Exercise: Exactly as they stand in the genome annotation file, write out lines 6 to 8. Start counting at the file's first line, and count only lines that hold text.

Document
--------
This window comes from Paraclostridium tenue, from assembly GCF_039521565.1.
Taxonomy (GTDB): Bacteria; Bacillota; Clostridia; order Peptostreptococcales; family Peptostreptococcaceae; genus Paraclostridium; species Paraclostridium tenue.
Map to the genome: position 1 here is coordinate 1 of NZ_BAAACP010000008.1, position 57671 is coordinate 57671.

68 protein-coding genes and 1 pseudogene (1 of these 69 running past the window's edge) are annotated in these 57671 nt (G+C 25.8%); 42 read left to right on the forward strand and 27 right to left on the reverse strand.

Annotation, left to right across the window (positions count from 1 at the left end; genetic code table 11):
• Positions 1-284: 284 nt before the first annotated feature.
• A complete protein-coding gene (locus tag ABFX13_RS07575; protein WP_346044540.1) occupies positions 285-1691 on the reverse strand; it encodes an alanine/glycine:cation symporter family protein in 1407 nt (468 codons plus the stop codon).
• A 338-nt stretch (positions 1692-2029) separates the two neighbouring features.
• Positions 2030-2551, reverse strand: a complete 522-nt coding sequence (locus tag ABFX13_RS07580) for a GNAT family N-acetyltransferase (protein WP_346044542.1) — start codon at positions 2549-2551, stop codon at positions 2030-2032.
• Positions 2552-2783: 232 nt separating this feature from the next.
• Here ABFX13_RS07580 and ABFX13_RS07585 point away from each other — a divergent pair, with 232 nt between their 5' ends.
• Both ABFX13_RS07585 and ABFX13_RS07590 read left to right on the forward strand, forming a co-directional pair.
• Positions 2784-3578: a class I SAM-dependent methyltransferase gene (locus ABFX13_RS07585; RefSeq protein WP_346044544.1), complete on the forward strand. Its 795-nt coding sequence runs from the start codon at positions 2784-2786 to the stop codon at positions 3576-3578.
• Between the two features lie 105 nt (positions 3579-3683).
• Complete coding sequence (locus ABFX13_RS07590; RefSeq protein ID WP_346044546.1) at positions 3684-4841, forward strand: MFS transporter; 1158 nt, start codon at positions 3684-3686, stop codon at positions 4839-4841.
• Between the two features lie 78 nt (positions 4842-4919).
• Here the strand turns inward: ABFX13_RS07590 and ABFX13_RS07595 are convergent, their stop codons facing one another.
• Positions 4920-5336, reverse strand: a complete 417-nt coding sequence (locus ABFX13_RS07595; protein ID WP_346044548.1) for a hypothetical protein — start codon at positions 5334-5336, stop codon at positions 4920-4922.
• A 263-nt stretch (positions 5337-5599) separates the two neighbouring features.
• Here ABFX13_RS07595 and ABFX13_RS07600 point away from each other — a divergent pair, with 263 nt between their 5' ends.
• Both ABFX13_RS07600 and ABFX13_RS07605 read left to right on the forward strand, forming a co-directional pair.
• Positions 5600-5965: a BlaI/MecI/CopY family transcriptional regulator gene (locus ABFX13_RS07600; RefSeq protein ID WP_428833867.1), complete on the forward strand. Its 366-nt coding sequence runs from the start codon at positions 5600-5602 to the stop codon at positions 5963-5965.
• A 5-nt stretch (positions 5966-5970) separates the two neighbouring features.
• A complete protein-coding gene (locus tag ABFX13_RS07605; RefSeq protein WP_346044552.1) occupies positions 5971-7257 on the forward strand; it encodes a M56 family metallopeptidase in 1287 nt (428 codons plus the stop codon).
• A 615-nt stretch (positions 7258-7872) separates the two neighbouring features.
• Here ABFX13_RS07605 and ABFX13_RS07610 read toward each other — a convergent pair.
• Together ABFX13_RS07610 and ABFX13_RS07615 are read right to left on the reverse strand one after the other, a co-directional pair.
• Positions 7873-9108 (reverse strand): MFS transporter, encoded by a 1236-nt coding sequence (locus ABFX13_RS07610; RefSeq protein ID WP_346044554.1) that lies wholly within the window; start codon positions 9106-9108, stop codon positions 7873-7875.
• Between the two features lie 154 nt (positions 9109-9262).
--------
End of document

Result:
• Positions 1-284: 284 nt before the first annotated feature.
• A complete protein-coding gene (locus tag ABFX13_RS07575; protein WP_346044540.1) occupies positions 285-1691 on the reverse strand; it encodes an alanine/glycine:cation symporter family protein in 1407 nt (468 codons plus the stop codon).
• A 338-nt stretch (positions 1692-2029) separates the two neighbouring features.